Morning Security Brief: Stabbing Rampage at High School, Heartbleed Bug Updates, And More

By Lilly Chapa

Sixteen-year-old sophomore Alex Hribal has been charged with attempted homicide, aggravated assault, and weapons possession after stabbing 21 students and a security officer at a Murrysville, Pennsylvania, high school yesterday. Murrysville police chief Thomas Seefeld said a lengthy investigation will be conducted to determine exactly what happened Wednesday morning in the halls of Franklin Regional Senior High School. The investigation will consider whether bullying may have been involved. Hribal allegedly ran through the halls of the school, swinging two kitchen knives until a security officer apprehended him, according to the Pittsburgh Post-Gazette. There are at least five students in critical condition at local hospitals.

Experts are scrambling to assess the scope of the Heartleed bug, a significant flaw in software that was supposed to provide an extra layer of protection for approximately 66 percent of servers on the Internet, according to the Dallas Morning News. “This is one of the worst security issues we’ve seen in the last decade and will remain within the top five for many years to come,” said Adam Ely, COO of Bluebox Security. Many sites urged users to change their passwords, but security experts say this action may be useless until the flaw is fixed. Michael Coates, director of product security with Shape Security, tells Security Management that attackers exploiting the Heartbleed vulnerability will leave no trace within Web server logs and; therefore, it is impossible to determine if a Web site has been exploited. Coates recommends that Web site owners upgrade OpenSSL as soon as possible and reissue security certificates for SSL/TLS, as a site’s private key may have been compromised. “It is prudent to assume breach and proactively reissue security certificates,” he says. He also says that site owners should implement "perfect forward secrecy," an additional layer of security that issues random keys for each session. To view whether a Web site or server has been affected by Heartbleed, visit this site.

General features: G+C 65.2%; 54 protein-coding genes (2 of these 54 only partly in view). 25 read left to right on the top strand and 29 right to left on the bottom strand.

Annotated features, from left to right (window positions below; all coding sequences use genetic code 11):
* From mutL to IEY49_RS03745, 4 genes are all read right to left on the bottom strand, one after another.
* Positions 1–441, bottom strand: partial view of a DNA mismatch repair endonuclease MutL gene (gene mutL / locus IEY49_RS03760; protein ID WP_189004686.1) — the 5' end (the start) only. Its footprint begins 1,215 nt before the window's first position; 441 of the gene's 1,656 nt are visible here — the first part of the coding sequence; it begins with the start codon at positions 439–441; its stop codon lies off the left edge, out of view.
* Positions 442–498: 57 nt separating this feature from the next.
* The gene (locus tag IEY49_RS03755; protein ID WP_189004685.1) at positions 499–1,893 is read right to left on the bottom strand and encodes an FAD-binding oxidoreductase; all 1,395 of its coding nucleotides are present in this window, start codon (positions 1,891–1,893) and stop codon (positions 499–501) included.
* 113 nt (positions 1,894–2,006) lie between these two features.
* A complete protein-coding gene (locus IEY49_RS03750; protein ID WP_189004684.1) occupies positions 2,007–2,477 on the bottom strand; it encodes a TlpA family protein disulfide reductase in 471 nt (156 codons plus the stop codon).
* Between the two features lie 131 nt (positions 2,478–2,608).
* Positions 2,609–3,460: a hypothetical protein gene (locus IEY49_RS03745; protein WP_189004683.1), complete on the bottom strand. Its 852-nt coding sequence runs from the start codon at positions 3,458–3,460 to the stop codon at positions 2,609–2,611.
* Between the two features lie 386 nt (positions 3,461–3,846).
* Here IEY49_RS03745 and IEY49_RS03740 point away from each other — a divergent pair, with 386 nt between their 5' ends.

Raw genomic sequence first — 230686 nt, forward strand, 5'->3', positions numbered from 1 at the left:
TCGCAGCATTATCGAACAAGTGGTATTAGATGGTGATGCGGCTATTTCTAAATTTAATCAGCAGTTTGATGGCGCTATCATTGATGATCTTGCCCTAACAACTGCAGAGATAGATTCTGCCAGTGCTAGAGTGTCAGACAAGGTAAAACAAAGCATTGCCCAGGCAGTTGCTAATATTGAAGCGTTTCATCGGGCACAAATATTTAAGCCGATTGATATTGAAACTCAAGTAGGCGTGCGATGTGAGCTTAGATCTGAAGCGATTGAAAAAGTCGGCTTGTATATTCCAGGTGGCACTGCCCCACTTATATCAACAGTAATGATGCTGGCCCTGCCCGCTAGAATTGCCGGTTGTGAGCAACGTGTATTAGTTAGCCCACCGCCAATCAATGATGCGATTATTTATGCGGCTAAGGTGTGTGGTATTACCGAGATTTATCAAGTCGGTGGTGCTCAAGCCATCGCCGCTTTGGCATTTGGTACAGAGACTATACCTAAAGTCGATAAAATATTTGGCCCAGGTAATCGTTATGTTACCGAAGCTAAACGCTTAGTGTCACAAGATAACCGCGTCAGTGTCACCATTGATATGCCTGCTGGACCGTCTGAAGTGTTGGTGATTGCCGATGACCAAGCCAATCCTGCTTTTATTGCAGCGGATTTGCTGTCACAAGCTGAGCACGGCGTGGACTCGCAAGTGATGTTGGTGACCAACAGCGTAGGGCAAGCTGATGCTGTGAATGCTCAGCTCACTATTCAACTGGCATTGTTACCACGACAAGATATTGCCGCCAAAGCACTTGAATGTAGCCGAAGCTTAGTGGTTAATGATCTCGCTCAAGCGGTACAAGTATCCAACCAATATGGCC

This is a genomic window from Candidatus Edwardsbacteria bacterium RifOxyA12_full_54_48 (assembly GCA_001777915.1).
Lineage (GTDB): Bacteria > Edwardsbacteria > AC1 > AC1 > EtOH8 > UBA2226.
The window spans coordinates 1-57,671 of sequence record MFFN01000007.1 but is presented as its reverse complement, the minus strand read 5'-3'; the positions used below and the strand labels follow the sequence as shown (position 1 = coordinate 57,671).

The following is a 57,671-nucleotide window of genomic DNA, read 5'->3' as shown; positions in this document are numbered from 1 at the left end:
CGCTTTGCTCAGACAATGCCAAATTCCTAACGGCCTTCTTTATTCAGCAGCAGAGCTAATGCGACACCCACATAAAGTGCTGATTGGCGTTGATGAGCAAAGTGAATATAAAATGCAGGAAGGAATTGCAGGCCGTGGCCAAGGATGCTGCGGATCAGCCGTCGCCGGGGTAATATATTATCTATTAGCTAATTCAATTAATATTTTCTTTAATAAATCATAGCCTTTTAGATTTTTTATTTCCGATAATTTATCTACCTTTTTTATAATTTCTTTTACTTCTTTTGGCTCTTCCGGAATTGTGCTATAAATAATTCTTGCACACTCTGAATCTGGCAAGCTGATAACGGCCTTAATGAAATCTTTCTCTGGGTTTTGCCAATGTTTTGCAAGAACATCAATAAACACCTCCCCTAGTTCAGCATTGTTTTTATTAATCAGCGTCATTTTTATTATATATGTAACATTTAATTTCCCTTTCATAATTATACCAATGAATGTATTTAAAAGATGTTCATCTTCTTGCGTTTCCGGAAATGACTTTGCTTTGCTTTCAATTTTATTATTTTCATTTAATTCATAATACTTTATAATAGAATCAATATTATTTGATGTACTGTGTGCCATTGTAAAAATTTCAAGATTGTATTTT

Software engineer David Helkowski says he warned the University of Maryland of a huge flaw in their cybersecurity system four months before it was revealed that the personal information of hundreds of thousands of students and employees had been compromised. Helkowski, who worked for software consulting firm The Canton Group, discovered the flaw and reported it to his employer, assuming it would be addressed. However, he said the hole in security was never fixed and became worse over time, according to CBS Baltimore. He then went directly to the University of Maryland police department to take more immediate action. After meetings with the university and his employer, he assumed the flaw would be fixed—but discovered a few weeks later nothing had changed. Helkowski then began to post anonymous online warnings, and posted University President Wallace Loh’s social security number online to bring attention to the issue. The FBI are now investigating Helkowski, who no longer works for The Canton Group.


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